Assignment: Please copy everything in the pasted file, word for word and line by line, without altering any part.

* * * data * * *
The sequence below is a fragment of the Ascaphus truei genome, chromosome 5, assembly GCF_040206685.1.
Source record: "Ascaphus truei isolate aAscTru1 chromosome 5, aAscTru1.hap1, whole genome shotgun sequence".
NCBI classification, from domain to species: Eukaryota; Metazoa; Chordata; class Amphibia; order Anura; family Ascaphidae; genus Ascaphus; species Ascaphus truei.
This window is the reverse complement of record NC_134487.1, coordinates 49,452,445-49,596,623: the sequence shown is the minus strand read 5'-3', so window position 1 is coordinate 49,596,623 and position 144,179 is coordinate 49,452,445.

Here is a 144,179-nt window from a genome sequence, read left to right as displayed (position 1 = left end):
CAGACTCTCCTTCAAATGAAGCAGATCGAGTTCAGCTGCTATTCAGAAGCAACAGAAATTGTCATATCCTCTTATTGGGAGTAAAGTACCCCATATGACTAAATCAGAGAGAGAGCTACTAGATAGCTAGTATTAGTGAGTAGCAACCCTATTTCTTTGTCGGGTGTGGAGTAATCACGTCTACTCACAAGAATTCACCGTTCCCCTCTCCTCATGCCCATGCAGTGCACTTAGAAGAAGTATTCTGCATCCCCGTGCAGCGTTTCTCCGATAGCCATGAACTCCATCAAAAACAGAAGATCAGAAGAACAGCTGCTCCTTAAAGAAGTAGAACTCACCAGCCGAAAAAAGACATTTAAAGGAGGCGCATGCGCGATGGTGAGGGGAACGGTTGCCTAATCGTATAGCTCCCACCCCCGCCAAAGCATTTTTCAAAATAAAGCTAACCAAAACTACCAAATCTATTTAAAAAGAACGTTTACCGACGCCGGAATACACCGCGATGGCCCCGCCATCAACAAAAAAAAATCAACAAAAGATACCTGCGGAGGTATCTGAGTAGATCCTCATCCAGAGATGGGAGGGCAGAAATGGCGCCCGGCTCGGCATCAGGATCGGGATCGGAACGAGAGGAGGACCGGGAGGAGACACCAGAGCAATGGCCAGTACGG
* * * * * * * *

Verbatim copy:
The sequence below is a fragment of the Ascaphus truei genome, chromosome 5, assembly GCF_040206685.1.
Source record: "Ascaphus truei isolate aAscTru1 chromosome 5, aAscTru1.hap1, whole genome shotgun sequence".
NCBI classification, from domain to species: Eukaryota; Metazoa; Chordata; class Amphibia; order Anura; family Ascaphidae; genus Ascaphus; species Ascaphus truei.
This window is the reverse complement of record NC_134487.1, coordinates 49,452,445-49,596,623: the sequence shown is the minus strand read 5'-3', so window position 1 is coordinate 49,596,623 and position 144,179 is coordinate 49,452,445.

Here is a 144,179-nt window from a genome sequence, read left to right as displayed (position 1 = left end):
CAGACTCTCCTTCAAATGAAGCAGATCGAGTTCAGCTGCTATTCAGAAGCAACAGAAATTGTCATATCCTCTTATTGGGAGTAAAGTACCCCATATGACTAAATCAGAGAGAGAGCTACTAGATAGCTAGTATTAGTGAGTAGCAACCCTATTTCTTTGTCGGGTGTGGAGTAATCACGTCTACTCACAAGAATTCACCGTTCCCCTCTCCTCATGCCCATGCAGTGCACTTAGAAGAAGTATTCTGCATCCCCGTGCAGCGTTTCTCCGATAGCCATGAACTCCATCAAAAACAGAAGATCAGAAGAACAGCTGCTCCTTAAAGAAGTAGAACTCACCAGCCGAAAAAAGACATTTAAAGGAGGCGCATGCGCGATGGTGAGGGGAACGGTTGCCTAATCGTATAGCTCCCACCCCCGCCAAAGCATTTTTCAAAATAAAGCTAACCAAAACTACCAAATCTATTTAAAAAGAACGTTTACCGACGCCGGAATACACCGCGATGGCCCCGCCATCAACAAAAAAAAATCAACAAAAGATACCTGCGGAGGTATCTGAGTAGATCCTCATCCAGAGATGGGAGGGCAGAAATGGCGCCCGGCTCGGCATCAGGATCGGGATCGGAACGAGAGGAGGACCGGGAGGAGACACCAGAGCAATGGCCAGTACGG